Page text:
Referencing the schematic diagram, FIG. 2, logic points A, B, and C are at logic one. The dial up counter 4A, the dial pulse counter 5, the time out counter 4B and the main clock counter 6 are reset and idle. The line select latch decoder 7 is in the inhibit mode (all outputs are at logic zero). All RY relays, RY1-RY10, are de-energized. A plus potential is applied to ring conductor 520 while ground potential is applied to tip conductor 518. These conductors 520 and 518 are not interconnected.
When the handset goes off-hook, a circuit is completed between conductors 520 and 518. Current is suitably limited by the resistors and the protection diodes of the opto-isolator circuit 8. The transistor side of the opto-isolator 8 has a suitable load resistor and a resistance-capacitence network to filter noise from the pulsing signals. The off hook condition is identified as Event E0, in the timing diagram of FIG. 3. Logic points A and B rise from logic one to logic zero, and the dial pulse counter 4A is enabled. After a delay of seventy milliseconds produced by delay network R9 and C3, at Event E1, point C goes to logic zero. Although the dial pulse counter will normally advance on the negative transition of point C, its reset terminal remains at logic one, because of action of delay network R6 and C11. At Event E1, point C goes to logic zero, the main clock counter 6 is enabled, the time out counter 4B is enabled, and distinctive dial tone differing from the central office dial tone is produced in the handset unit, indicating that the user can select a line. At Event E2, the logic level on the reset leads of the dial pulse counter 5 has decayed sufficiently to cause this counter 5 to be enabled. Line selection can now take place.
Referring to the timing diagram of FIG. 4 at Event E3, the digit six is dialed to select line #6. As shown at logic point A, six dial pulses are present at the clock input of the dial pulse counter 4A. The output of this counter 4A is applied to the leads D1, D2, D3, and D4 of the line select latch decoder 7. The logic levels for leads D1, D2 and D3 are as shown. Lead D4 is maintained at logic zero and will not change unless any of digits eight, nine or zero are dialed. At Event E4, logic point C changes from logic one to logic zero, and the dial pulse counter 5 is advanced one count. The logic one now present on output Q1 is used to inhibit its clock input through gate 2B. The Q1 output of counter 5 will remain at logic one until this counter is reset.
The inverted output, which is at logic zero, from Q1 of the dial pulse counter 5 is used to latch the D1, D2, D3, and D4 input states in the decoder 7, and also enables the outputs of the decoder 7. The normal Q1 output of counter 5 which is at logic one, enables the CO relay, and connects conductors 520 and 518 to the common busses of the line select relays (RY1-10). Since the digit six has been dialed, relay RY6 is enabled and connects the busses to line #6 of the key system. The handset is now metallically connected to the line and central office dial tone will be heard. Dialing must now process within seven seconds and interdigital dialing pauses held to less than seven seconds or else the circuit will cause the key system line to be placed on hold. The "hold" operation is described in more detail in the next section. If the line was placed on hold inadvertently, the originator must redial that line select digit to seize the line and then momentarily go on-hook to release the line.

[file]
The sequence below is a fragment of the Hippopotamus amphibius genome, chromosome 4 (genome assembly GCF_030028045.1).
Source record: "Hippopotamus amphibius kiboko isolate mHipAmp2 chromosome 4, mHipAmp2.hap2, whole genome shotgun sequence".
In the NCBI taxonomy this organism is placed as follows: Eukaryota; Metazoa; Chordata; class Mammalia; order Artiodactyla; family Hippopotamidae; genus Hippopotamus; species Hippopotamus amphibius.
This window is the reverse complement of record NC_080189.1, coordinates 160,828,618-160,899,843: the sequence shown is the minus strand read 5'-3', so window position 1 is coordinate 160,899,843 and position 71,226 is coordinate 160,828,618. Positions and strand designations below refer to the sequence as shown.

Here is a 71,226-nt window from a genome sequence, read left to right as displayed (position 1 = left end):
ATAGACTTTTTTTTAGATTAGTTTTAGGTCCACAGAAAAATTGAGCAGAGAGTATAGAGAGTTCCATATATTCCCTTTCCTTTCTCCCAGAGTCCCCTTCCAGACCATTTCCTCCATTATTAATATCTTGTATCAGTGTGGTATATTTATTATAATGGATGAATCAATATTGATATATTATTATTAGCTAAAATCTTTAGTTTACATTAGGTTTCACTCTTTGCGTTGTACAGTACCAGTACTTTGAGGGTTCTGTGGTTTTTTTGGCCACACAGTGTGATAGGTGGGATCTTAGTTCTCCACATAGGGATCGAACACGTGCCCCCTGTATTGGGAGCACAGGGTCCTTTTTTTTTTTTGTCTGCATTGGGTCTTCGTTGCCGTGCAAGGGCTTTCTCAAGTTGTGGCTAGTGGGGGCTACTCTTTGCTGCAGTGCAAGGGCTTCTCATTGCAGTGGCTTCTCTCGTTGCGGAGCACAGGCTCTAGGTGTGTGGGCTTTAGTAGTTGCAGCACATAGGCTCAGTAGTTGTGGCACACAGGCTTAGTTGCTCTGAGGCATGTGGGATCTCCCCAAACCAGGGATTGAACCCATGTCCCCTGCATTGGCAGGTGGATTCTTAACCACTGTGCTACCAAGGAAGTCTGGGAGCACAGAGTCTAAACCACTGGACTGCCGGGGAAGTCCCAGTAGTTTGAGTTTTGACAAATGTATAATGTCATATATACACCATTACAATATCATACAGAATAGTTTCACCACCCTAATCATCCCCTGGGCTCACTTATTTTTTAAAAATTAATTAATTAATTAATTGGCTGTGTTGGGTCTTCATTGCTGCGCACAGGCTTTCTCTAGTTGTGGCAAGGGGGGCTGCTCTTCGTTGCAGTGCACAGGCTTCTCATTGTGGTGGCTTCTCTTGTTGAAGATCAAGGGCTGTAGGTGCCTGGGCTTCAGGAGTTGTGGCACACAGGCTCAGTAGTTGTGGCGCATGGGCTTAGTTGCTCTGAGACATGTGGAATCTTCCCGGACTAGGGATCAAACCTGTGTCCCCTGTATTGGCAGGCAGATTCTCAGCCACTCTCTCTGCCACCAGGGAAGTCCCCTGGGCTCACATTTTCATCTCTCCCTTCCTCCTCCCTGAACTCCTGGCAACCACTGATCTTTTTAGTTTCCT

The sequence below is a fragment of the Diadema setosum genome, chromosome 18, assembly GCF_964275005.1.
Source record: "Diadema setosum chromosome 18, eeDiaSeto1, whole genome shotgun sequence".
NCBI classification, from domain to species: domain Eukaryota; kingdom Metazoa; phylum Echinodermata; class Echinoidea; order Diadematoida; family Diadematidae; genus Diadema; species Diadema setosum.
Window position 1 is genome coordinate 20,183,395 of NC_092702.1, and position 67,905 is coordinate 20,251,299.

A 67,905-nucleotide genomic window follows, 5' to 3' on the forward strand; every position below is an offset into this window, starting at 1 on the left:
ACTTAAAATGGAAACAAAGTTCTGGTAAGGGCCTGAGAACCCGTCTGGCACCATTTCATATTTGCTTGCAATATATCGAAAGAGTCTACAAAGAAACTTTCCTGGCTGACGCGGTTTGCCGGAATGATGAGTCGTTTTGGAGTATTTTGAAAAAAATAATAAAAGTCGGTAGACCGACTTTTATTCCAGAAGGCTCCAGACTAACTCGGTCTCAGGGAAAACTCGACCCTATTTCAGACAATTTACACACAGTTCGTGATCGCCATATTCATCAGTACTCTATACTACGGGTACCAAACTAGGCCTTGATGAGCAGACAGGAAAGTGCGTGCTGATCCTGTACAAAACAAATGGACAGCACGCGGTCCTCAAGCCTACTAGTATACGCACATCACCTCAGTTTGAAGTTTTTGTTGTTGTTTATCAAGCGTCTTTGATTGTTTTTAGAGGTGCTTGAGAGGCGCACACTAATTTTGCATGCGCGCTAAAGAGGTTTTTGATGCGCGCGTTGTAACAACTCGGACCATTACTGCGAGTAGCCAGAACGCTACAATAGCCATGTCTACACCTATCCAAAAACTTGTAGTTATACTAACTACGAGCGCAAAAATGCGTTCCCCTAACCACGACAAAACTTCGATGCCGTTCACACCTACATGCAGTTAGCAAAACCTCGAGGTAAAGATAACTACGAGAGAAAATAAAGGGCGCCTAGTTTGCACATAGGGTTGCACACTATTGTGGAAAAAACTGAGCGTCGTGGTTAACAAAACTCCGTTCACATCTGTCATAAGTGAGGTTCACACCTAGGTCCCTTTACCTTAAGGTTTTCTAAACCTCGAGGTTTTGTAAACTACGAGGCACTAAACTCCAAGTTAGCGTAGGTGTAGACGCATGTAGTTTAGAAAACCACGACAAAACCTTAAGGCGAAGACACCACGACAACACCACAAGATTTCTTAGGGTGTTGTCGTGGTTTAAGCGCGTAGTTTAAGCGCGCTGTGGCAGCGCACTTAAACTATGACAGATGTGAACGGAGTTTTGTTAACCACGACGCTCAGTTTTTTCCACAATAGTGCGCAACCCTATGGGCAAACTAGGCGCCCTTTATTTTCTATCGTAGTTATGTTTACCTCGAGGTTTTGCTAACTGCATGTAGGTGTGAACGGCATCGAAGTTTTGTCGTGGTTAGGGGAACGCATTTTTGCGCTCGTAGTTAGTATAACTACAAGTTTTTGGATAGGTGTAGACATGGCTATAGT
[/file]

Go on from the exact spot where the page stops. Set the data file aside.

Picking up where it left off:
Referring to the timing diagram of FIG. 5, when digit one is dialed, Event E5, point A rises to logic one and enables the one-shot multivibrator 600, as shown at point E also, at Event E5, the rise at point E of logic zero to logic one resets the dial pulse counter 4A and the change in logic level at C resets and inhibits the time out counter 4B. At Event E6, after a delay of seventy milliseconds produced by delay network R17 and C1, the HR relay is energized during the period of enablement of the multivibrator to open the conductor 506 to the key system. This results in the key system line going on a hold condition. More particularly, the conductor 506, the A conductor, controls relays in the key telephone system. When this conductor is disconnected from the key system relays, the hold condition is established; when the conductor is connected, the hold condition is disabled. At Event E7, the dial pulse counter is reset, which in turn inhibits the output of the decoder 7, releases the CO relay, thereby removing conductors 520 and 518 from the common busses of the line select relays, and also inhibits the line select relay drivers. At Event E8, the one-shot's operation is complete, the dial pulse counter is enabled, and after a seventy millisecond delay, the HR relay is energized, permitting the A lead to be used again, and after an additional delay of two hundred milliseconds, the dial pulse counter is enabled. The system is now ready for a user to dial a digit select another outgoing line while the original line is now on hold.
Further system operation, except for disconnect, will be a repetition of what has just be described. It should be noted that at Event E5, any dialed digit would have put the call on hold due to the length of the one-shot operation. Also, any dialing action after the line has been selected, and after the time out counter has operated will create a hold condition, whether or not dialing has been completed. When this happens, the line that was inadvertently put on hold must be again selected, so it can be disconnected and reseized.
Referring to the timing diagram of FIG. 6, at Event E9, when handset is placed on-hook, the connection between tip and ring conductors 518 and 520 is broken. The point C logic level rises to logic one, starting the sequence that disables the main clock counter and resets counter 4B. At Event E10, the dial pulse counter is reset. This action causes the decoder 7 to be reset, releasing the CO relay, inhibiting the line select relay drivers and releasing the line select relay.
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|U.S. Classification||455/74.1, 455/553.1, 455/560, 379/163|
|International Classification||H04M9/00, H04M1/733|
|Cooperative Classification||H04M1/733, H04M9/002|
|European Classification||H04M1/733, H04M9/00K|
|Sep 30, 1983||AS||Assignment|
Owner name: GENERAL TELEPHONE OF FLORIDA, A FLA CORP.
Free format text: ASSIGNMENT OF ASSIGNORS INTEREST.;ASSIGNORS:GAZZOLI, ITALO;KELLER, FRANK;REEL/FRAME:004181/0218;SIGNING DATES FROM 19830909 TO 19830912
|Nov 30, 1988||FPAY||Fee payment|
Year of fee payment: 4
|Dec 14, 1992||FPAY||Fee payment|
Year of fee payment: 8
|Apr 1, 1997||REMI||Maintenance fee reminder mailed|
|Aug 24, 1997||LAPS||Lapse for failure to pay maintenance fees|
|Nov 4, 1997||FP||Expired due to failure to pay maintenance fee|
Effective date: 19970827